Point process generalized linear models (PP-GLMs) provide an important statistical framework for modeling spiking activity in single-neurons and neuronal networks. Stochastic stability is essential when sampling from these models, as done in computational neuroscience to analyze statistical properties of neuronal dynamics and in neuro-engineering to implement closed-loop applications. Here we show, however, that despite passing common goodness-of-fit tests, PP-GLMs estimated from data are often unstable, leading to divergent firing rates. The inclusion of absolute refractory periods is not a satisfactory solution since the activity then typically settles into unphysiological rates. To address these issues, we derive a framework for determining the existence and stability of fixed points of the expected conditional intensity function (CIF) for general PP-GLMs. Specifically, in nonlinear Hawkes PP-GLMs, the CIF is expressed as a function of the previous spike history and exogenous inputs. We use a mean-field quasi-renewal (QR) approximation that decomposes spike history effects into the contribution of the last spike and an average of the CIF over all spike histories prior to the last spike. Fixed points for stationary rates are derived as self-consistent solutions of integral equations. Bifurcation analysis and the number of fixed points predict that the original models can show stable, divergent, and metastable (fragile) dynamics. For fragile models, fluctuations of the single-neuron dynamics predict expected divergence times after which rates approach unphysiologically high values. This metric can be used to estimate the probability of rates to remain physiological for given time periods, e.g., for simulation purposes. We demonstrate the use of the stability framework using simulated single-neuron examples and neurophysiological recordings. Finally, we show how to adapt PPGLM estimation procedures to guarantee model stability. Overall, our results provide a stability framework for data-driven PP-GLMs and shed new light on the stochastic dynamics of state-of-the-art statistical models of neuronal spiking activity.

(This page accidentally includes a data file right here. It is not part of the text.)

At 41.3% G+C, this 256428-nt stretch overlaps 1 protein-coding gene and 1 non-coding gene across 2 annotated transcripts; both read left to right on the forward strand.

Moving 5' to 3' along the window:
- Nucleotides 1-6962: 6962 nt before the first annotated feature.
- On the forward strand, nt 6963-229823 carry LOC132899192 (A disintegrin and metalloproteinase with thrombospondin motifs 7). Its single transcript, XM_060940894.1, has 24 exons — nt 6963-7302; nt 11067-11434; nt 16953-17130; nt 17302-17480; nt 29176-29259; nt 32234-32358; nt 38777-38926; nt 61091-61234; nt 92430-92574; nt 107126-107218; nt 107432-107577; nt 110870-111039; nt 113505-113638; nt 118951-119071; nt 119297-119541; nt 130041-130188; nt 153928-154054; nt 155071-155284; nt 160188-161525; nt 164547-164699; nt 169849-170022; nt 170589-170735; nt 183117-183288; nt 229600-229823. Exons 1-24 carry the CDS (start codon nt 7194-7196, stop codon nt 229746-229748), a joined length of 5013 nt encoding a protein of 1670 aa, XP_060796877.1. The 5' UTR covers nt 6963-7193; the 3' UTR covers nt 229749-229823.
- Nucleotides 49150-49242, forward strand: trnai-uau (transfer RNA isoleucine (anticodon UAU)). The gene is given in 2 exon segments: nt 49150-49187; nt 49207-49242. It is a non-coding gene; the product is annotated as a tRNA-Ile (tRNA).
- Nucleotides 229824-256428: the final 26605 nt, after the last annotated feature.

Joao Emanuel Felipe Gerhard, Wulfram Gerstner, Friedemann Zenke

Two-photon calcium imaging enables functional analysis of neuronal circuits by inferring action potential (AP) occurrence ("spike trains") from cellular fluorescence signals. It remains unclear how experimental parameters such as signal-to-noise ratio (SNR) and acquisition rate affect spike inference and whether additional information about network structure can be extracted. Here we present a simulation framework for quantitatively assessing how well spike dynamics and network topology can be inferred from noisy calcium imaging data. For simulated AP-evoked calcium transients in neocortical pyramidal cells, we analyzed the quality of spike inference as a function of SNR and data acquisition rate using a recently introduced peeling algorithm. Given experimentally attainable values of SNR and acquisition rate, neural spike trains could be reconstructed accurately and with up to millisecond precision. We then applied statistical neuronal network models to explore how remaining uncertainties in spike inference affect estimates of network connectivity and topological features of network organization. We define the experimental conditions suitable for inferring whether the network has a scale-free structure and determine how well hub neurons can be identified. Our findings provide a benchmark for future calcium imaging studies that aim to reliably infer neuronal network properties.